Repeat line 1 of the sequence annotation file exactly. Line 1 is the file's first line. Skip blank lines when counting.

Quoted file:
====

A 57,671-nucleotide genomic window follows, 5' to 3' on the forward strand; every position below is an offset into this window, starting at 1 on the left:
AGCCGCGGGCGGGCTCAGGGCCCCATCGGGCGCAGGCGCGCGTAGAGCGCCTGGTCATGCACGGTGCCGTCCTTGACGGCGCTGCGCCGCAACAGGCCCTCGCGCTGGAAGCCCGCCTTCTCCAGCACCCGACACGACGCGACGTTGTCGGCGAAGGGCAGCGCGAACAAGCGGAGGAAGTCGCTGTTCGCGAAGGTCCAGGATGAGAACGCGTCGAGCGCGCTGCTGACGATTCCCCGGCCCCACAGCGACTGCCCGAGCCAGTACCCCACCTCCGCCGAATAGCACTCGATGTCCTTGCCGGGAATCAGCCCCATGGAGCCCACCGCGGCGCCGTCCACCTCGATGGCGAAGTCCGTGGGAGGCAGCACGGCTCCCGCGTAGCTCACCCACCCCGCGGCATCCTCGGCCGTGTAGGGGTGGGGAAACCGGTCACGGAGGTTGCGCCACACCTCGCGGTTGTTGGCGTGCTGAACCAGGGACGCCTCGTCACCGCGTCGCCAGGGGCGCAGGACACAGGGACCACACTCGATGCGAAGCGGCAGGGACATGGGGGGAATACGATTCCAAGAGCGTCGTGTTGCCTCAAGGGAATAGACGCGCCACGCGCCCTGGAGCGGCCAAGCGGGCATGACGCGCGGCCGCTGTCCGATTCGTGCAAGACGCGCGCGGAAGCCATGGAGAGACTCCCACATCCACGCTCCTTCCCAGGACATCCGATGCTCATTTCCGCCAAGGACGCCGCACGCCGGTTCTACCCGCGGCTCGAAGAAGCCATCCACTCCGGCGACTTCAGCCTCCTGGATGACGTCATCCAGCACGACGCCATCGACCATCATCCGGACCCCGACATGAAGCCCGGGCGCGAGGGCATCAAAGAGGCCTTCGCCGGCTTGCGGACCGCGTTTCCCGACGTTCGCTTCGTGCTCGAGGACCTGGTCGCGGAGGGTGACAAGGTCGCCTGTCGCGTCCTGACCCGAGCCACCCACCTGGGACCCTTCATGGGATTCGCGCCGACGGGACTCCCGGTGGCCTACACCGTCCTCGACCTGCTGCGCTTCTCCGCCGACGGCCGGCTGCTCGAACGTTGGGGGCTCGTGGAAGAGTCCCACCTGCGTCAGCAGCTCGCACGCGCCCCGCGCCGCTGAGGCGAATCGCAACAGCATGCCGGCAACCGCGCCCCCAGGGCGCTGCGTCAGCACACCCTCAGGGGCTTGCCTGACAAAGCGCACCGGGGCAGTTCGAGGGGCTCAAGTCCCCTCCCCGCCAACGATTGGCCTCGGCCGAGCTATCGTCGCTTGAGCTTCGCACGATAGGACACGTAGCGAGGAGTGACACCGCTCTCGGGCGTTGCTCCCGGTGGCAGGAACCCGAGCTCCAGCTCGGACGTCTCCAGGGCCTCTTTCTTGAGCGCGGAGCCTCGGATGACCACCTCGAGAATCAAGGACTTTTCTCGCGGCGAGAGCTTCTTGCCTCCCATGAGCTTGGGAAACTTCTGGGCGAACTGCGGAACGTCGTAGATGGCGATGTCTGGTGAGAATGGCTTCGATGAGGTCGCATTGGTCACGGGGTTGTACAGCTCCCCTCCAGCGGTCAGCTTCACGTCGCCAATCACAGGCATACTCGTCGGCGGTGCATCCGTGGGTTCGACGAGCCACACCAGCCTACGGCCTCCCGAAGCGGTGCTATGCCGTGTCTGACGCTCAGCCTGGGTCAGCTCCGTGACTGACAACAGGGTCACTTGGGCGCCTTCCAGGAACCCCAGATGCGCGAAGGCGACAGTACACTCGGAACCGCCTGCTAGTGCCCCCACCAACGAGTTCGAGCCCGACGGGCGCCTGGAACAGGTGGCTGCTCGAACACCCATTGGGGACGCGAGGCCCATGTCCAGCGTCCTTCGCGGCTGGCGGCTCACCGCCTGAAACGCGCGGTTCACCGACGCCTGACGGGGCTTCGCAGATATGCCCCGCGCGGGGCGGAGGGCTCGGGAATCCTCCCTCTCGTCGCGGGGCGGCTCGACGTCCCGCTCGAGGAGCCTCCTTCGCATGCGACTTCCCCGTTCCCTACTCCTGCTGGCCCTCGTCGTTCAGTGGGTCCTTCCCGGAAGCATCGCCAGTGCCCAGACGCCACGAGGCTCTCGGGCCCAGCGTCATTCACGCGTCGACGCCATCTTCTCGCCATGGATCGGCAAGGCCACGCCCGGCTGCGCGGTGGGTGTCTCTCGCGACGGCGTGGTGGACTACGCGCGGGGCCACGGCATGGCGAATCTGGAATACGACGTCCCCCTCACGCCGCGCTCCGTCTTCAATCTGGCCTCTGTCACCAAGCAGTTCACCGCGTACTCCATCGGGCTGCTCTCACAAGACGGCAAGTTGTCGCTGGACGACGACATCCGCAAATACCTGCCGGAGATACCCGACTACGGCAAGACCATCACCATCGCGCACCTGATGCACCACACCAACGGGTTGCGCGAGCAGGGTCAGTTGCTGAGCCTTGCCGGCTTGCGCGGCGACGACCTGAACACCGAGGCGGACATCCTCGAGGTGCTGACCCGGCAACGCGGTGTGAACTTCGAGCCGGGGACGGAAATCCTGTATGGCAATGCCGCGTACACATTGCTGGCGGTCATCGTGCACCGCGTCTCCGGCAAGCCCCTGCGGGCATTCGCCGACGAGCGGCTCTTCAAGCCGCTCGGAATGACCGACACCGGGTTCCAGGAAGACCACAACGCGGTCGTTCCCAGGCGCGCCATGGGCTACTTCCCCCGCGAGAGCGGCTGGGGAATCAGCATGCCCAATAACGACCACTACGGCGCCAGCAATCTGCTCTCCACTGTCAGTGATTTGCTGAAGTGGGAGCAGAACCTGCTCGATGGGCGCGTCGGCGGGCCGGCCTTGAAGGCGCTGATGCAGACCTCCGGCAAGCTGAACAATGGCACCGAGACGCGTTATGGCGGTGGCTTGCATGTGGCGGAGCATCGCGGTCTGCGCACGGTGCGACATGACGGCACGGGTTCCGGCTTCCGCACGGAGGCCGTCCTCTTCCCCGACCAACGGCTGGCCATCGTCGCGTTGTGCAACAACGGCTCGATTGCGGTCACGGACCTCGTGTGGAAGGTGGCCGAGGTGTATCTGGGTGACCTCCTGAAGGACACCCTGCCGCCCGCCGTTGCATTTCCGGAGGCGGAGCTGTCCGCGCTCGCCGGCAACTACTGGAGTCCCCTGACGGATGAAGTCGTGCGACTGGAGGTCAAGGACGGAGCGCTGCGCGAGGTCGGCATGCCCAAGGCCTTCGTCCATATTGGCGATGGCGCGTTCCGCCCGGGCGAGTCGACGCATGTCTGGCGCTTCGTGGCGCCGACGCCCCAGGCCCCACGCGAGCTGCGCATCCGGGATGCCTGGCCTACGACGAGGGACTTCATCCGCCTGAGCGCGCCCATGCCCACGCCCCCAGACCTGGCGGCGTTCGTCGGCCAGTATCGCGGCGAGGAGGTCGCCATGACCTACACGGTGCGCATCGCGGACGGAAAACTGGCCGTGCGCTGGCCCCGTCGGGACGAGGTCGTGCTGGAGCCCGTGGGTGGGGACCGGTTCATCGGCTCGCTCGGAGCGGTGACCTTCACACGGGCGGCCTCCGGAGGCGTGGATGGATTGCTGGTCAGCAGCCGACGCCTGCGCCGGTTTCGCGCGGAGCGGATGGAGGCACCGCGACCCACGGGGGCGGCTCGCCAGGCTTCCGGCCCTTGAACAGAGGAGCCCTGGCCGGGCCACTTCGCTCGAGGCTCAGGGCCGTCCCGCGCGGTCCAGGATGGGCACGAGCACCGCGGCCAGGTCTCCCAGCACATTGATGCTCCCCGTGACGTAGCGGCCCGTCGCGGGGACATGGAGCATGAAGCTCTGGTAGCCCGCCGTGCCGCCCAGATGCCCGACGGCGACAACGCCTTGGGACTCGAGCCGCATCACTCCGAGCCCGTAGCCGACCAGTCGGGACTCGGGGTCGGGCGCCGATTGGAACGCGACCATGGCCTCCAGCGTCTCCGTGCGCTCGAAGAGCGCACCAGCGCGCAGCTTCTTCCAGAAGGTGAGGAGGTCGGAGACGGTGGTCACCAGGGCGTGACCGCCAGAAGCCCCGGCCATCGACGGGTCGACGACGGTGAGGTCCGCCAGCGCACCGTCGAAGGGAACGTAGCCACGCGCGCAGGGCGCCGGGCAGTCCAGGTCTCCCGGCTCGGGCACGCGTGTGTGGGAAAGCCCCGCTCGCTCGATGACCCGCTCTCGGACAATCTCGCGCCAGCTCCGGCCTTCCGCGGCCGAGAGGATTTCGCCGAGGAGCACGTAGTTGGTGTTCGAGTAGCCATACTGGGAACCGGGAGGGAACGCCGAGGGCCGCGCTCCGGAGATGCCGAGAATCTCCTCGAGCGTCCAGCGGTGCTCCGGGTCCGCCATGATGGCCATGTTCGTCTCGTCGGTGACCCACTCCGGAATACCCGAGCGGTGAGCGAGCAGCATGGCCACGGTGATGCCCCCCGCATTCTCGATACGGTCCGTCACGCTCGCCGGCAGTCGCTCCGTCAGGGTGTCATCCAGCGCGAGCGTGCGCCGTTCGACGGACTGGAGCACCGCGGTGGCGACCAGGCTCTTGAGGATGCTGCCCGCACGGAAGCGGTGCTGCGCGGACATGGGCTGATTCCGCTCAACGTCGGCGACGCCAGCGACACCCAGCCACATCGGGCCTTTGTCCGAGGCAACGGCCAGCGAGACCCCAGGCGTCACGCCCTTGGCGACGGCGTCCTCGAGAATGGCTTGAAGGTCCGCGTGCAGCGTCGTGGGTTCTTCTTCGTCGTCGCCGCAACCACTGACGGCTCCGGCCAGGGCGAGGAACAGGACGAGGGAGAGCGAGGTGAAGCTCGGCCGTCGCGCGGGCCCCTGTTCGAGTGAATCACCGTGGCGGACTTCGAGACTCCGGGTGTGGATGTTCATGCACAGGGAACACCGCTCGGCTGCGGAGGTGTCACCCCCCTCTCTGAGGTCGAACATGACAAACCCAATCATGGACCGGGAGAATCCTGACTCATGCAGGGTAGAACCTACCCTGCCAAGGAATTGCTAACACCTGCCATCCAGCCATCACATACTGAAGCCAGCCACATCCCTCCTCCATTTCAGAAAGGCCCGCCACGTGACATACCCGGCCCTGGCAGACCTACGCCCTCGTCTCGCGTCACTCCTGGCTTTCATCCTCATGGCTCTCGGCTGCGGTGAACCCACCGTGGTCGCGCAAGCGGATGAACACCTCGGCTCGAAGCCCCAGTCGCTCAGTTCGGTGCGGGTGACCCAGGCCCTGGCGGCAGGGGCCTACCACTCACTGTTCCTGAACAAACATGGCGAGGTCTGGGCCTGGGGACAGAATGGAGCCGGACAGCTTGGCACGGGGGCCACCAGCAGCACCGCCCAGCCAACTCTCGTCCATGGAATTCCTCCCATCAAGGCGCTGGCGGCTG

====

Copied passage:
A 57,671-nucleotide genomic window follows, 5' to 3' on the forward strand; every position below is an offset into this window, starting at 1 on the left: